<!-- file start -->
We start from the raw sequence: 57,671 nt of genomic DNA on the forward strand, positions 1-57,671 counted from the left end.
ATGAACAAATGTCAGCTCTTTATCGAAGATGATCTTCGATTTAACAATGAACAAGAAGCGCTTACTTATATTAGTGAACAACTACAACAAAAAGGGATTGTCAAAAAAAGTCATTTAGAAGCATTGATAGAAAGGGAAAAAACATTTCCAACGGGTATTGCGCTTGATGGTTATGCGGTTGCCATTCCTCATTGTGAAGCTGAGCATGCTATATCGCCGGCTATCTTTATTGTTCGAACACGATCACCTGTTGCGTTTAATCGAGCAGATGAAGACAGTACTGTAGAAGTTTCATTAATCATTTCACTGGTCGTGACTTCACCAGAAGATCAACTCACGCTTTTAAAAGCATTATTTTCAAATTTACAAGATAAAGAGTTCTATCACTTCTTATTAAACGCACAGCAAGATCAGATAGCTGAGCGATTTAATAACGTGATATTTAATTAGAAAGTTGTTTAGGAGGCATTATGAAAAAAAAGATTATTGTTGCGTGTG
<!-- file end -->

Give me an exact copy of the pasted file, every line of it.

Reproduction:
We start from the raw sequence: 57,671 nt of genomic DNA on the forward strand, positions 1-57,671 counted from the left end.
ATGAACAAATGTCAGCTCTTTATCGAAGATGATCTTCGATTTAACAATGAACAAGAAGCGCTTACTTATATTAGTGAACAACTACAACAAAAAGGGATTGTCAAAAAAAGTCATTTAGAAGCATTGATAGAAAGGGAAAAAACATTTCCAACGGGTATTGCGCTTGATGGTTATGCGGTTGCCATTCCTCATTGTGAAGCTGAGCATGCTATATCGCCGGCTATCTTTATTGTTCGAACACGATCACCTGTTGCGTTTAATCGAGCAGATGAAGACAGTACTGTAGAAGTTTCATTAATCATTTCACTGGTCGTGACTTCACCAGAAGATCAACTCACGCTTTTAAAAGCATTATTTTCAAATTTACAAGATAAAGAGTTCTATCACTTCTTATTAAACGCACAGCAAGATCAGATAGCTGAGCGATTTAATAACGTGATATTTAATTAGAAAGTTGTTTAGGAGGCATTATGAAAAAAAAGATTATTGTTGCGTGTG